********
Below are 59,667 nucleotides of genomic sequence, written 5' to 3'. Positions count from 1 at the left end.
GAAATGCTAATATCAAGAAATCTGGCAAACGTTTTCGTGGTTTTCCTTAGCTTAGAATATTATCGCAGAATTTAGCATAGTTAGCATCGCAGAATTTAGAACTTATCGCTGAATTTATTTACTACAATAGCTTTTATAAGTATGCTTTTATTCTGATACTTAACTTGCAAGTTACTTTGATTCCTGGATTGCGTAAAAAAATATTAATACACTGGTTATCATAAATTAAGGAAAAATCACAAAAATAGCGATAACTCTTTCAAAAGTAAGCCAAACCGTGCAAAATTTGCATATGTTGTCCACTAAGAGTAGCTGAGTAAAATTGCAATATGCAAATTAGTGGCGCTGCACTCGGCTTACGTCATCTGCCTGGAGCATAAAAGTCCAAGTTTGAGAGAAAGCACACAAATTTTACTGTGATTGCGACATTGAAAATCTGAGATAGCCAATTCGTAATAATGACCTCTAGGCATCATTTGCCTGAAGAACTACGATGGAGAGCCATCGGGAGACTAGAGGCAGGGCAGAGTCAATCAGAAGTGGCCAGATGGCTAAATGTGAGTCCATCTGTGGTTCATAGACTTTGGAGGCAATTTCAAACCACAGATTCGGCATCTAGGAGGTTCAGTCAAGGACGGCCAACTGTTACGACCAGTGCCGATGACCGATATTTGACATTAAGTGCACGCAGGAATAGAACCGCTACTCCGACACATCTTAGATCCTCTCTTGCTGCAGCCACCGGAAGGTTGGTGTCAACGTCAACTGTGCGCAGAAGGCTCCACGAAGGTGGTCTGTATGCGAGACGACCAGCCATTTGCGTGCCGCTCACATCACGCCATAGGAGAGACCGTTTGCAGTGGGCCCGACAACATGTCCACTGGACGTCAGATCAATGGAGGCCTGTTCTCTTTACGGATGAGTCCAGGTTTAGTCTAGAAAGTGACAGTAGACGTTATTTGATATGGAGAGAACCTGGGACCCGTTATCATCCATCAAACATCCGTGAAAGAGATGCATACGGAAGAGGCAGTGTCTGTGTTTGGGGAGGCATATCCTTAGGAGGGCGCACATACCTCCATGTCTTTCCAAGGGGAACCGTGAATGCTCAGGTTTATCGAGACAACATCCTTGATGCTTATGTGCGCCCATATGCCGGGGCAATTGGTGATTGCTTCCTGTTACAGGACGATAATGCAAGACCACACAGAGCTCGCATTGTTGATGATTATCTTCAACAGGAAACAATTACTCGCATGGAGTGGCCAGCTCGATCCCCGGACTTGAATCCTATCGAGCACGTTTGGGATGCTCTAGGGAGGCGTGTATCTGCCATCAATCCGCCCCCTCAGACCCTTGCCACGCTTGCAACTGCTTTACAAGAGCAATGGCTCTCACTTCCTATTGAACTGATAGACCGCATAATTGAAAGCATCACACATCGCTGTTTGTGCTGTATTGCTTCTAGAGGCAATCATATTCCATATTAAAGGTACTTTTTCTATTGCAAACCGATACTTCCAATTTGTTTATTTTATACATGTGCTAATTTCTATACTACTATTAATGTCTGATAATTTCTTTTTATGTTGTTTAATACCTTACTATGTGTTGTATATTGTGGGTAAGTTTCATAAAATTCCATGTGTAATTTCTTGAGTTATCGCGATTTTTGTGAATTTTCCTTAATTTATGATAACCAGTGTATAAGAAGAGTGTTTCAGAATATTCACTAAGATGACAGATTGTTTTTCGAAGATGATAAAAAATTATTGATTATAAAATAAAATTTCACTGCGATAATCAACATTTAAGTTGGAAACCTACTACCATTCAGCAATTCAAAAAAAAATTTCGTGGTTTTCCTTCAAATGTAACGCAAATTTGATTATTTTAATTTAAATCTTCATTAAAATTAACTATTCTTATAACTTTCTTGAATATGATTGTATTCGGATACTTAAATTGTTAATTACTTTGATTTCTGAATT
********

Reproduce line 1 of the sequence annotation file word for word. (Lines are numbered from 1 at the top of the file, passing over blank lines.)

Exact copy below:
Below are 59,667 nucleotides of genomic sequence, written 5' to 3'. Positions count from 1 at the left end.